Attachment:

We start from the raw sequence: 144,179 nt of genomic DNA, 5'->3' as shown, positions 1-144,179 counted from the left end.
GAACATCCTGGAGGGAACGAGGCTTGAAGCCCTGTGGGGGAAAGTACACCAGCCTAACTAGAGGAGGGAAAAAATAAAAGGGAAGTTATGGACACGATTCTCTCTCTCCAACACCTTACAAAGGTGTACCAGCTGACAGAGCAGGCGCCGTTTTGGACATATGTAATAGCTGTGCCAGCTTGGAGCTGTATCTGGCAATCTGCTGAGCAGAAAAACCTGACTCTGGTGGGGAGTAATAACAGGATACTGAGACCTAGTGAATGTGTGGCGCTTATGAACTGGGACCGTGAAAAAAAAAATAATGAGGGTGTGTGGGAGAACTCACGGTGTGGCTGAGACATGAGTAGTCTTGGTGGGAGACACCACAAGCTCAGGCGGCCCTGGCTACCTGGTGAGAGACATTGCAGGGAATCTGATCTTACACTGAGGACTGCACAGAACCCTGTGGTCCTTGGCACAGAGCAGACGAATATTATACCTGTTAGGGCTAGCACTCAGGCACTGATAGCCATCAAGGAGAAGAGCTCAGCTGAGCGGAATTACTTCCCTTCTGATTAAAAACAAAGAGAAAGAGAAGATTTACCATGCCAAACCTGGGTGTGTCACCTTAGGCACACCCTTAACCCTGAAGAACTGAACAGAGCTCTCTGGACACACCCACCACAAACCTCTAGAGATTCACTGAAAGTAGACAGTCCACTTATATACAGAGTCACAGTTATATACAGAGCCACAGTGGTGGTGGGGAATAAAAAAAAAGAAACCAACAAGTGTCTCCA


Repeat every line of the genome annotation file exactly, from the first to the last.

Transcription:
We start from the raw sequence: 144,179 nt of genomic DNA, 5'->3' as shown, positions 1-144,179 counted from the left end.
GAACATCCTGGAGGGAACGAGGCTTGAAGCCCTGTGGGGGAAAGTACACCAGCCTAACTAGAGGAGGGAAAAAATAAAAGGGAAGTTATGGACACGATTCTCTCTCTCCAACACCTTACAAAGGTGTACCAGCTGACAGAGCAGGCGCCGTTTTGGACATATGTAATAGCTGTGCCAGCTTGGAGCTGTATCTGGCAATCTGCTGAGCAGAAAAACCTGACTCTGGTGGGGAGTAATAACAGGATACTGAGACCTAGTGAATGTGTGGCGCTTATGAACTGGGACCGTGAAAAAAAAAATAATGAGGGTGTGTGGGAGAACTCACGGTGTGGCTGAGACATGAGTAGTCTTGGTGGGAGACACCACAAGCTCAGGCGGCCCTGGCTACCTGGTGAGAGACATTGCAGGGAATCTGATCTTACACTGAGGACTGCACAGAACCCTGTGGTCCTTGGCACAGAGCAGACGAATATTATACCTGTTAGGGCTAGCACTCAGGCACTGATAGCCATCAAGGAGAAGAGCTCAGCTGAGCGGAATTACTTCCCTTCTGATTAAAAACAAAGAGAAAGAGAAGATTTACCATGCCAAACCTGGGTGTGTCACCTTAGGCACACCCTTAACCCTGAAGAACTGAACAGAGCTCTCTGGACACACCCACCACAAACCTCTAGAGATTCACTGAAAGTAGACAGTCCACTTATATACAGAGTCACAGTTATATACAGAGCCACAGTGGTGGTGGGGAATAAAAAAAAAGAAACCAACAAGTGTCTCCA